20 October, 2020

The Dub Foundation

The clones have fallen silent. The new wave of crooners beat a different drum.

Narendra Bisht
The Dub Foundation
Kailash Kher says he's never asked anyone for work. Those who want him, get in touch. "It's like I have opened a shop of incense sticks and other fragrances. It's spreading on its own," says the 30-year-old diminutive singer from Delhi. Kher's success—he's sung over 250 songs and jingles—is remarkable because he sounds unlike anything we have heard before, a challenge to the assembly-line nature of Bollywood playback singers.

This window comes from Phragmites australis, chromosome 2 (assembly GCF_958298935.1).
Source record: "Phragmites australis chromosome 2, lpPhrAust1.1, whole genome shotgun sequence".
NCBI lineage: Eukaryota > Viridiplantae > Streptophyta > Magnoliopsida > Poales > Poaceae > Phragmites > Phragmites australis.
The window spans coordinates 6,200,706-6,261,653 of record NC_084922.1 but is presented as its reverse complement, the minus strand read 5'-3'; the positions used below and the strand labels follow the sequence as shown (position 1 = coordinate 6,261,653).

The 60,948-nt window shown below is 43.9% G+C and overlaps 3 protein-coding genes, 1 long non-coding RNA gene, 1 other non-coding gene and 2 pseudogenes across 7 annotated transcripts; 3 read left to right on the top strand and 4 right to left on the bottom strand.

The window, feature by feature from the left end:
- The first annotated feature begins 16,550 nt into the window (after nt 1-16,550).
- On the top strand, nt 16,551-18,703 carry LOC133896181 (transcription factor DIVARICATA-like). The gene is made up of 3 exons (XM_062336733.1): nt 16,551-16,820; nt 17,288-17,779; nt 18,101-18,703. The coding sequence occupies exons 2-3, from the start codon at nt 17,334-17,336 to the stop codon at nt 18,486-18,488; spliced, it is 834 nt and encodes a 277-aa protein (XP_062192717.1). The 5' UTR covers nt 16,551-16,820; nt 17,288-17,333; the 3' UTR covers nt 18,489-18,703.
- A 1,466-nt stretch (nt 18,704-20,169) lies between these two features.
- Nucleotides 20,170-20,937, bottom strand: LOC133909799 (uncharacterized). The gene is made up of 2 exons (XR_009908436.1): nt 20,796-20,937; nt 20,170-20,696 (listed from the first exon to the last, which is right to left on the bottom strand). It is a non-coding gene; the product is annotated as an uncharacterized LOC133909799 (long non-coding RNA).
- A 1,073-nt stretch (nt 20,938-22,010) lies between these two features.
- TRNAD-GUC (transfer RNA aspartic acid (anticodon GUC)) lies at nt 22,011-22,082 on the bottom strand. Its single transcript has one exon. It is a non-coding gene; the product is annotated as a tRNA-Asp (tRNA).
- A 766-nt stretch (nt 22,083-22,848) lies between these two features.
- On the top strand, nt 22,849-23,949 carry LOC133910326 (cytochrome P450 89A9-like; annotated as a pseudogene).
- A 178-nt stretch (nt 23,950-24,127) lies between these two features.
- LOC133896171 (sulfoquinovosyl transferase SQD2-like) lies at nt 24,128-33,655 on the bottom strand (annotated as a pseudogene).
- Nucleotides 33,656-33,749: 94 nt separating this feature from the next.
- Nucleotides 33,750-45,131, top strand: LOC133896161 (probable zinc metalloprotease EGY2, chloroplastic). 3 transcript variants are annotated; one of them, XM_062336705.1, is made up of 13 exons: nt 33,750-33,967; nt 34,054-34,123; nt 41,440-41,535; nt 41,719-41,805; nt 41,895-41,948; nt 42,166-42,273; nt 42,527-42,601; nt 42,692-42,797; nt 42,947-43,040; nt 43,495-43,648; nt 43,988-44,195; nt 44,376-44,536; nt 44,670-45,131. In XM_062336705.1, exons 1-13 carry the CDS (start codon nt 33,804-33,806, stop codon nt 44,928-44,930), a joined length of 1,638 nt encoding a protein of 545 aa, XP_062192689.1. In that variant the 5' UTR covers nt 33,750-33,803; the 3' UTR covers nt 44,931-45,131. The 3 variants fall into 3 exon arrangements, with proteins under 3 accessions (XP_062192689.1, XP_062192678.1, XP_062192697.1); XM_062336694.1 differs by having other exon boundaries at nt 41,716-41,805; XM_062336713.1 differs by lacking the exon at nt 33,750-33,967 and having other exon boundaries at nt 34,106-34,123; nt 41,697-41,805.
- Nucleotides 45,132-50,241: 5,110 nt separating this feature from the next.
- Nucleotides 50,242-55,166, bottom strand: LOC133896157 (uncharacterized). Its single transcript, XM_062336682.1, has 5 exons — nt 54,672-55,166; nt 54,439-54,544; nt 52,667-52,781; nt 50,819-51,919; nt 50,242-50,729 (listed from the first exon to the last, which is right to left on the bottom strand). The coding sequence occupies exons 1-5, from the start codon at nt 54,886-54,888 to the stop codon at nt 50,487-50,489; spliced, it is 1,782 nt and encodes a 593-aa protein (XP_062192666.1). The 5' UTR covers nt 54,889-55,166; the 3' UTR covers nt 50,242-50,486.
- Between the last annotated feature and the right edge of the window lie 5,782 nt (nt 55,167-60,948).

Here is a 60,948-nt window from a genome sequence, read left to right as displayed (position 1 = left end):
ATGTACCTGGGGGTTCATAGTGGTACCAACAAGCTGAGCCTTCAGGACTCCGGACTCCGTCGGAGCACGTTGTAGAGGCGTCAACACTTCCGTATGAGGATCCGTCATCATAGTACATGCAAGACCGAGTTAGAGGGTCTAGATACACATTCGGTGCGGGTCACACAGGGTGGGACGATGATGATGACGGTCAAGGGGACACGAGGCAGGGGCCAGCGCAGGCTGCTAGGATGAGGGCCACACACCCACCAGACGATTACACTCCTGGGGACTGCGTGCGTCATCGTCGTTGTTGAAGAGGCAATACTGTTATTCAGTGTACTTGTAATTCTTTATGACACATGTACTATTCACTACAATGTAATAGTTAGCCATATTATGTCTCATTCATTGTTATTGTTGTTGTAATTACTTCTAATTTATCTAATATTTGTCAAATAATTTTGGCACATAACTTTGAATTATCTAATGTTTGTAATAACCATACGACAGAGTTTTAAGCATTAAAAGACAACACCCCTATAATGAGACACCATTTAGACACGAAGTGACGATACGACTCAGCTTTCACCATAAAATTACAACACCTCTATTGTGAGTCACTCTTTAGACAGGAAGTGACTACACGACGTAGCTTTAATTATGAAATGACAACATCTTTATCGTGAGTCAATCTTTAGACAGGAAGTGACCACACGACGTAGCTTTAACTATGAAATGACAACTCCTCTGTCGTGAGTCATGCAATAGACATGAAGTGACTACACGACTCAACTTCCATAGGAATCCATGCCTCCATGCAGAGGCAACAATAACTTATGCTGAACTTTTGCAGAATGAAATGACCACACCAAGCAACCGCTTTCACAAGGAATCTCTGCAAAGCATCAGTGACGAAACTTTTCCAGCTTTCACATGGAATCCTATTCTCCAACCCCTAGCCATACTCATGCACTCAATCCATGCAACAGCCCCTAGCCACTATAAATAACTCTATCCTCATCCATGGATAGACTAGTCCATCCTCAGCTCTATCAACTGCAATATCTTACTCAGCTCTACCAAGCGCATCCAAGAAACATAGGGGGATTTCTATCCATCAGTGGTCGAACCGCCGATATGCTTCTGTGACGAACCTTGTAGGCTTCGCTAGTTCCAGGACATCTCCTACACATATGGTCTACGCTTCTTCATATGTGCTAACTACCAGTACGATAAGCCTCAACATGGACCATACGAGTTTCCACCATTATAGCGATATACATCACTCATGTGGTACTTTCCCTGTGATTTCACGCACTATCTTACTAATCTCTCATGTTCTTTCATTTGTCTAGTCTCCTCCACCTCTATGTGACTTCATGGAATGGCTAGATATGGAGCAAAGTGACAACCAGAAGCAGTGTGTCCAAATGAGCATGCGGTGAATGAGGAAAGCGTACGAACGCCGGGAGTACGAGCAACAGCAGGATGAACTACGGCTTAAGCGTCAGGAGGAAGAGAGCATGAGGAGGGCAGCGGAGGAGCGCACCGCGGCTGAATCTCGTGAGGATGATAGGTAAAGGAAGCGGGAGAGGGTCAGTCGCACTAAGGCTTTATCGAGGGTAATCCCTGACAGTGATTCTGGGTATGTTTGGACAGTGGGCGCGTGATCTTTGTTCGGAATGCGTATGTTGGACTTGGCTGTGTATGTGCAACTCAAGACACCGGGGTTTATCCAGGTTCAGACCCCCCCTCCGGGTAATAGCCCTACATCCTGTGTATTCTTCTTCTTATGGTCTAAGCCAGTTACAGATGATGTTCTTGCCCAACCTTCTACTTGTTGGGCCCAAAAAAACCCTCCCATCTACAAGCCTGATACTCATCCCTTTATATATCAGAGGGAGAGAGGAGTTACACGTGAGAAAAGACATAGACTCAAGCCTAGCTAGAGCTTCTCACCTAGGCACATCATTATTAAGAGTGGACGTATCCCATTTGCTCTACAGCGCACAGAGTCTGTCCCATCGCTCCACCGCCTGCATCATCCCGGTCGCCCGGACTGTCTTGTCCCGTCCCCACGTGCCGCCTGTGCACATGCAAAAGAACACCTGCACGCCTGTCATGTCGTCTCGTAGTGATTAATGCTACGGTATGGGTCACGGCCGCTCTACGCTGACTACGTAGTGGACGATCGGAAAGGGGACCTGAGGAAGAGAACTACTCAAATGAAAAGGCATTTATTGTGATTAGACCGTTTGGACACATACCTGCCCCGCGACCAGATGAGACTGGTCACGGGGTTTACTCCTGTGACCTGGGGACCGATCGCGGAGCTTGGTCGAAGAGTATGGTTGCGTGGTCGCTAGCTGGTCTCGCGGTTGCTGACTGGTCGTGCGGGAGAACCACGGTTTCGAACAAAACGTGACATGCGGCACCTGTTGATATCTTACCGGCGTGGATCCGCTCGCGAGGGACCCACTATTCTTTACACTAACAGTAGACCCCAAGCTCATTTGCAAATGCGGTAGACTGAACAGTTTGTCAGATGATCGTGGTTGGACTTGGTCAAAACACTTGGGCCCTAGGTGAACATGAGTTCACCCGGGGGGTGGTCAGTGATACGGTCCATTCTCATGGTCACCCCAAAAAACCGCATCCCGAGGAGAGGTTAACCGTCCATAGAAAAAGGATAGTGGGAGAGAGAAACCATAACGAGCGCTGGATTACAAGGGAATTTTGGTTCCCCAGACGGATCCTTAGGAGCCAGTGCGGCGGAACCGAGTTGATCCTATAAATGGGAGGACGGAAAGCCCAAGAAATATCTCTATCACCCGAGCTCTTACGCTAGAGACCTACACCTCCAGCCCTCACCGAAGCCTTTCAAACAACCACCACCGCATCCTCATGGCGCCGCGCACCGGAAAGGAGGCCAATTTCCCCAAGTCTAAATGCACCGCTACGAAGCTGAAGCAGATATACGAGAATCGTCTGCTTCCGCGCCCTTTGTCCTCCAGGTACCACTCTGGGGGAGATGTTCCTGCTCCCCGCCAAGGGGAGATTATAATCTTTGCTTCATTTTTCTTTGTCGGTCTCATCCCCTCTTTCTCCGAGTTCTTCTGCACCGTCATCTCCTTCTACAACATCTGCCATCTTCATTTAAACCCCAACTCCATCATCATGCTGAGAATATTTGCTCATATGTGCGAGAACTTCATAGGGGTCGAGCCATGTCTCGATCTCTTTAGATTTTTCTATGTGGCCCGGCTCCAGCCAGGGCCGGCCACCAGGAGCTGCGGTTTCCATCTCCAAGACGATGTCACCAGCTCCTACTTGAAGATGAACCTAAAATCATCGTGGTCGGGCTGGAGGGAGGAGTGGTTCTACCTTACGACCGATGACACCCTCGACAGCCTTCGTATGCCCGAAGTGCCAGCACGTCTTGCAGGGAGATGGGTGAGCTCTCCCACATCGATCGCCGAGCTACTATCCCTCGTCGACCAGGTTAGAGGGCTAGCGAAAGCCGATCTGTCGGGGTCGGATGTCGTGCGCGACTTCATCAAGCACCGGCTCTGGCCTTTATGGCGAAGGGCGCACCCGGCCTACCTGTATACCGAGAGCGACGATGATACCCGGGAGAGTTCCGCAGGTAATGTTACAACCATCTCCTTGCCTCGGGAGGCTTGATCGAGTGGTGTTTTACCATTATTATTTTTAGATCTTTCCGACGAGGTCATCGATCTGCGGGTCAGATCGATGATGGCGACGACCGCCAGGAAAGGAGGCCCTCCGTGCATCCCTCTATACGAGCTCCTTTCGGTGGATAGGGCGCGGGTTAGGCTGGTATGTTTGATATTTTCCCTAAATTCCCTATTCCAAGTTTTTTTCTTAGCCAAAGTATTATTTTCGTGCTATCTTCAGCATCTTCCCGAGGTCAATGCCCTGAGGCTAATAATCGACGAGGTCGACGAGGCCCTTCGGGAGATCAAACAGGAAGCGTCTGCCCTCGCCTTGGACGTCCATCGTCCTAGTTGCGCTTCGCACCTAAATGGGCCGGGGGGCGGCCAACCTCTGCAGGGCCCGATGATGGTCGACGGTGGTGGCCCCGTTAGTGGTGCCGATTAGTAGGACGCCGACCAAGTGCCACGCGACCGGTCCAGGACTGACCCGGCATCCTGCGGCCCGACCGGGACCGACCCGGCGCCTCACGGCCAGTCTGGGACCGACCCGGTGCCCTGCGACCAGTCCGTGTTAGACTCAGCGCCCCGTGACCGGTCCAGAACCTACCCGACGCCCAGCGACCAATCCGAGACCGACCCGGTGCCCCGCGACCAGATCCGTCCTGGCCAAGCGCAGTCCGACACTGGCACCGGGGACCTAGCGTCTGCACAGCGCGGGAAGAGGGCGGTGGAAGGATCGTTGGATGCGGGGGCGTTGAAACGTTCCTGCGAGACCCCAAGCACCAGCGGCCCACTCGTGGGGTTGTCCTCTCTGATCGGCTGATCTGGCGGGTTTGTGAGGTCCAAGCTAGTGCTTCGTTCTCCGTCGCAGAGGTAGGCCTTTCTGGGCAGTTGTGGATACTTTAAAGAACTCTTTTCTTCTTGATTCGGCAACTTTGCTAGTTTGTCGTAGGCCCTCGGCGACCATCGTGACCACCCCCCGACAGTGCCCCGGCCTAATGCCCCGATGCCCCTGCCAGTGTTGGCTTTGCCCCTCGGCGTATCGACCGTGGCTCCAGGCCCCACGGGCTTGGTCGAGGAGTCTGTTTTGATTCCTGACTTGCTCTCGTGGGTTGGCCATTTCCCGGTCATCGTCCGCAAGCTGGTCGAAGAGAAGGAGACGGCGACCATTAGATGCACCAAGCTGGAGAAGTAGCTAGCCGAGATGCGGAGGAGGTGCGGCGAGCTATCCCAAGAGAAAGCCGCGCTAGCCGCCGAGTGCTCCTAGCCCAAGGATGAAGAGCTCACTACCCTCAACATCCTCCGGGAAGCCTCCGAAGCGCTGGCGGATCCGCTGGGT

For seven decades, when it came to voice, the industry was unwavering in its demand: more of the same. There were three established pillars—Mohammed Rafi, Mukesh and Kishore Kumar—and no one looked any further. The assembly line, in fact, had started much before them. Mukesh came to the fore as a faithful imitator of K.L. Saigal. Even Kishore did a spoof of the singer-actor who ruled in the 1930s with Dheere se jaana khatiyan mein, o khatmal. Along the way, talents like Manna Dey, Talat Mahmood and Hemant Kumar managed limited success, barely enough for a four-CD 'best of' collection.

In the '80s and '90s, following the exit of the...


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